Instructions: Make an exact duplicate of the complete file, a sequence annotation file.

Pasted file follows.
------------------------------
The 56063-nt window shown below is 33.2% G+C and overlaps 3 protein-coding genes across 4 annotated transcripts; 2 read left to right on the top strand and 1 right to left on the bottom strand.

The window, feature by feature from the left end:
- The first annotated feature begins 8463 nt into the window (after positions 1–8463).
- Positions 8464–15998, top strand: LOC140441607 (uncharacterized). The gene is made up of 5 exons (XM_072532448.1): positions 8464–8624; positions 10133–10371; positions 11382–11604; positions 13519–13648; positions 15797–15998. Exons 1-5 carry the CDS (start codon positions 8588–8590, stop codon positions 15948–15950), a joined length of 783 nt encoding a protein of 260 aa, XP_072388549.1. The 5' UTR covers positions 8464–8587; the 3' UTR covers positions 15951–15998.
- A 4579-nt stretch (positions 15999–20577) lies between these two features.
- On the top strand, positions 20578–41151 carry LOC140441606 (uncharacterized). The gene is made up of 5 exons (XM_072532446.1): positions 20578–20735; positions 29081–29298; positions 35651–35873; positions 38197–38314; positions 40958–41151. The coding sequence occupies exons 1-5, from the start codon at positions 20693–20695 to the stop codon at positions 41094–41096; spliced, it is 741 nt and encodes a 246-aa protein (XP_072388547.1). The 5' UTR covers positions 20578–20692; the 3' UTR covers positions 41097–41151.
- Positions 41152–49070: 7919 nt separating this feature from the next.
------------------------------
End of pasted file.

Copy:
The 56063-nt window shown below is 33.2% G+C and overlaps 3 protein-coding genes across 4 annotated transcripts; 2 read left to right on the top strand and 1 right to left on the bottom strand.

The window, feature by feature from the left end:
- The first annotated feature begins 8463 nt into the window (after positions 1–8463).
- Positions 8464–15998, top strand: LOC140441607 (uncharacterized). The gene is made up of 5 exons (XM_072532448.1): positions 8464–8624; positions 10133–10371; positions 11382–11604; positions 13519–13648; positions 15797–15998. Exons 1-5 carry the CDS (start codon positions 8588–8590, stop codon positions 15948–15950), a joined length of 783 nt encoding a protein of 260 aa, XP_072388549.1. The 5' UTR covers positions 8464–8587; the 3' UTR covers positions 15951–15998.
- A 4579-nt stretch (positions 15999–20577) lies between these two features.
- On the top strand, positions 20578–41151 carry LOC140441606 (uncharacterized). The gene is made up of 5 exons (XM_072532446.1): positions 20578–20735; positions 29081–29298; positions 35651–35873; positions 38197–38314; positions 40958–41151. The coding sequence occupies exons 1-5, from the start codon at positions 20693–20695 to the stop codon at positions 41094–41096; spliced, it is 741 nt and encodes a 246-aa protein (XP_072388547.1). The 5' UTR covers positions 20578–20692; the 3' UTR covers positions 41097–41151.
- Positions 41152–49070: 7919 nt separating this feature from the next.